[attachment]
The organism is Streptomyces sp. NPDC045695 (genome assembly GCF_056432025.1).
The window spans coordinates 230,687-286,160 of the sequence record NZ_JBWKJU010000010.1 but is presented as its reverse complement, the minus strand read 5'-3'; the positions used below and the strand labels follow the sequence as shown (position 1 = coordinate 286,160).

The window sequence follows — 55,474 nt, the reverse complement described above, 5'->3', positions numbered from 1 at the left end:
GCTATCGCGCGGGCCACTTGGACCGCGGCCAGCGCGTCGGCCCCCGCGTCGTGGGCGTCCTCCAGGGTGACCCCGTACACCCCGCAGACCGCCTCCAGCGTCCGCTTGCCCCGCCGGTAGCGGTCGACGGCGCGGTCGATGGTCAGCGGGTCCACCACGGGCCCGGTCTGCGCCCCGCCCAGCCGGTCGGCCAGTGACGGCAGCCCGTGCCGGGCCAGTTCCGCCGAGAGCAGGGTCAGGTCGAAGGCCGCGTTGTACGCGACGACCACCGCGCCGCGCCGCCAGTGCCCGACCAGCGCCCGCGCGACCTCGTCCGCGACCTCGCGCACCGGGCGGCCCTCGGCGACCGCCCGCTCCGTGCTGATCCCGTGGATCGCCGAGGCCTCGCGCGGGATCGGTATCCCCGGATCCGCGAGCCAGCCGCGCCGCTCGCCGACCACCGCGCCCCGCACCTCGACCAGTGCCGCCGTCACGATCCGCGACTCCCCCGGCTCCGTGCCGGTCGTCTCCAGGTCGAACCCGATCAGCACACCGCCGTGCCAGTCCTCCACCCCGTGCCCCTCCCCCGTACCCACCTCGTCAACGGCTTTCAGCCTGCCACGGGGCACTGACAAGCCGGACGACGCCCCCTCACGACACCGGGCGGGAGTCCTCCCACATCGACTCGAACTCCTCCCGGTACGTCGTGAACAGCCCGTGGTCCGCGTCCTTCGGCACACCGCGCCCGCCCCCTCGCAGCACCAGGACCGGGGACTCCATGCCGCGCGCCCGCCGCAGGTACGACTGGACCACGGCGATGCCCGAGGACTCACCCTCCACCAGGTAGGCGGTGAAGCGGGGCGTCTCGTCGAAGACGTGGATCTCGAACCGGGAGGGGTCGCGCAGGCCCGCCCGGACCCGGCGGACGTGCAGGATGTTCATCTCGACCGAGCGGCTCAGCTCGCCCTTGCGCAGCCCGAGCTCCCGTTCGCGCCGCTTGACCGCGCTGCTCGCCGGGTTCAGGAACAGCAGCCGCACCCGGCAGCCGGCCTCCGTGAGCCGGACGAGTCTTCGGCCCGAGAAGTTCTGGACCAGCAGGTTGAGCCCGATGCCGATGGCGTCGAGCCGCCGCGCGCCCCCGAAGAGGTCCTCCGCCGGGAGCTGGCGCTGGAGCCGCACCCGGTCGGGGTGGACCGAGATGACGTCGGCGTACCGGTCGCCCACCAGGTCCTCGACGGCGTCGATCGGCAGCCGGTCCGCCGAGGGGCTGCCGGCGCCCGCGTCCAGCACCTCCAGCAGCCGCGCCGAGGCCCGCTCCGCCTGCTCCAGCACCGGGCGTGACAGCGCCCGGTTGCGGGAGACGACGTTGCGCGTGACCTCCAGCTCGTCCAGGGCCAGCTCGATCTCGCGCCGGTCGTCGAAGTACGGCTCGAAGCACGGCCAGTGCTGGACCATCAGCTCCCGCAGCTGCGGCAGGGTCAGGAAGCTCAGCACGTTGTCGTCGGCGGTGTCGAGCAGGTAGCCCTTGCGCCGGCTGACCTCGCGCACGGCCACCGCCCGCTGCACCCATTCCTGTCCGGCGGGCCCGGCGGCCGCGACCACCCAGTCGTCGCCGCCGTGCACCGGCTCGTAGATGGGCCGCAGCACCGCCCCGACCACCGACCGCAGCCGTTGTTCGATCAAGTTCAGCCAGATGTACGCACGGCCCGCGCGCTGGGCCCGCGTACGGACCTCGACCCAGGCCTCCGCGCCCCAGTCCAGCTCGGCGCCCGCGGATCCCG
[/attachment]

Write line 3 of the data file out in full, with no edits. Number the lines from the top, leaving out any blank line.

The window sequence follows — 55,474 nt, the reverse complement described above, 5'->3', positions numbered from 1 at the left end: